Microsoft CLC – Keynote – Hacking the Learning Tools for OneNote
2015 Connected Learning Conference
Long Live Learning
Keynote – Hacking the Learning Tools for OneNote
Pelle Nielsen, Valentin Dobre, Microsoft
Focus at OneNote Vancouver is education, empowering students and teachers to do great things with OneNote.
- Culture of Hacking
- Learning Tools Demo
- Research on Literacy and Improved Learning
How does a 100,000 person company invent what has never been done before?
- By adopting a growth mindset. Being willing to take on risk. Willing to be wrong. Willing to challenge assumptions, what is a good idea, what is a bad idea?
- By empowering people to deliver their personal best
- By understanding that amazing products are created through very individual, very human beliefs
- By creating an environment that honors a new philosophy about how we work
What is the environment?
- The Garage – your normal day to day job is not allowed in this building. Can come with an idea you want to work on, or come with other people to work with them. Tools are provided so you can be creative – pen and paper, or even a workshop to build something amazing
- hack + marathon = hackathon (short time, intense focus). What is the goal of a hackathon?
- Learning to accept “failure”
- Celebrating every success
- Reminding ourselves of what we’re capable of
- Creating software to delight customers
How does this work in practice?
Setup in Redmond for a week, Vancouver OneNote worked with a Redmond team, ended up winning the 2015 Hackathon out of 3,000 other projects. Project involved extending OneNote to make it a more useful tool in education. Added reading comprehension, speech analysis, show the syllables, highlight various words that are nouns, verbs, adjectives, etc. Reading comprehension – breaking down long sentences.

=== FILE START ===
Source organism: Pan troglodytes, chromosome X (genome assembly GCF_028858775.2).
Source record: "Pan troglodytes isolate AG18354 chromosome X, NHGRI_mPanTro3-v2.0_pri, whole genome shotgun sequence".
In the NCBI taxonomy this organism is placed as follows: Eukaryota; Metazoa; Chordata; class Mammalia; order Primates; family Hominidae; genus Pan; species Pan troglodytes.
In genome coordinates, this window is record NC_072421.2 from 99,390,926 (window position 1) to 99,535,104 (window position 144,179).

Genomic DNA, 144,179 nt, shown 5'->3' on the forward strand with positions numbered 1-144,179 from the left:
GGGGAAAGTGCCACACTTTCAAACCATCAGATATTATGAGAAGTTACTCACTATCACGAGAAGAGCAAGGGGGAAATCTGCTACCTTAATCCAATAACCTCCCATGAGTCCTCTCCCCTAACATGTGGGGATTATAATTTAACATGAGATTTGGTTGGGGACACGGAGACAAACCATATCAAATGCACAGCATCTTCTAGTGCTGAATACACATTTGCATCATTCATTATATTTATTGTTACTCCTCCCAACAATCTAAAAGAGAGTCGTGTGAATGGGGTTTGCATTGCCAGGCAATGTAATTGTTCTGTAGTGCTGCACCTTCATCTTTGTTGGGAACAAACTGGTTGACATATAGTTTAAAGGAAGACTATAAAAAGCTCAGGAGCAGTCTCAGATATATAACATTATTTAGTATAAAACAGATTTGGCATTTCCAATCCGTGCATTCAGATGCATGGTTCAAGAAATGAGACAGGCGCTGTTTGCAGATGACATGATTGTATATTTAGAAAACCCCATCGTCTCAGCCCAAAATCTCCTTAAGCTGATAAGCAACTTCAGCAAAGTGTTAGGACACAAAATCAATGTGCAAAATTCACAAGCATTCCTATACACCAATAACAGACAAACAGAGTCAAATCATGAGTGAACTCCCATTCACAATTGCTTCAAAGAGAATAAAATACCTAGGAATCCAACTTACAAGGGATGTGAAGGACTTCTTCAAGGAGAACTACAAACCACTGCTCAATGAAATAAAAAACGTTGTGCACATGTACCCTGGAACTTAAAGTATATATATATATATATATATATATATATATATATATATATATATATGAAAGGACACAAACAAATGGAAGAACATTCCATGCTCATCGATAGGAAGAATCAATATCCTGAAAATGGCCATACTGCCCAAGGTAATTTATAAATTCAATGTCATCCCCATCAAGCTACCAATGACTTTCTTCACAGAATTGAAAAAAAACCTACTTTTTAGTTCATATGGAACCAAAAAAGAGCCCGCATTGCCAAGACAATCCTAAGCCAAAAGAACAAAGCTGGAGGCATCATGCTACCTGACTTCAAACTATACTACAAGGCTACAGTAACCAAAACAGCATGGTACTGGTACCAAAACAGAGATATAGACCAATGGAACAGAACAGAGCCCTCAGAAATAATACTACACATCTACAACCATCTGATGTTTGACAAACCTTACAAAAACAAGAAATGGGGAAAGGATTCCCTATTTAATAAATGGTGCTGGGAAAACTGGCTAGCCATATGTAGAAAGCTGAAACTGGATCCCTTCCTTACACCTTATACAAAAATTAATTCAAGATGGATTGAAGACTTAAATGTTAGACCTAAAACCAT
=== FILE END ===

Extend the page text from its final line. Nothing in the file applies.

Valentin spent some time talking about the research in helping with reading comprehension. Examples include highlighting verbs, bracketing clauses, adding space between clauses and sometimes line breaks in the middle of sentences. 50% fewer reading errors than when reading text with an un-spaced layout. Placed an extra space between each word. Find a 27% increase in reading speed when using short line lengths.
What about faster word reading with syllables? Valentin showed an example of a very long word with no breaks, and the same work broken into syllables, and it was much easier to read. Demonstrates that adults have a 10% increase in reading comprehension when words are displayed in syllables.
These tools are intended for ALL students, not just those who need some additional help.
Still in very early beta, and lots still needs to be determined, but a good glimpse into what could happen in the near future.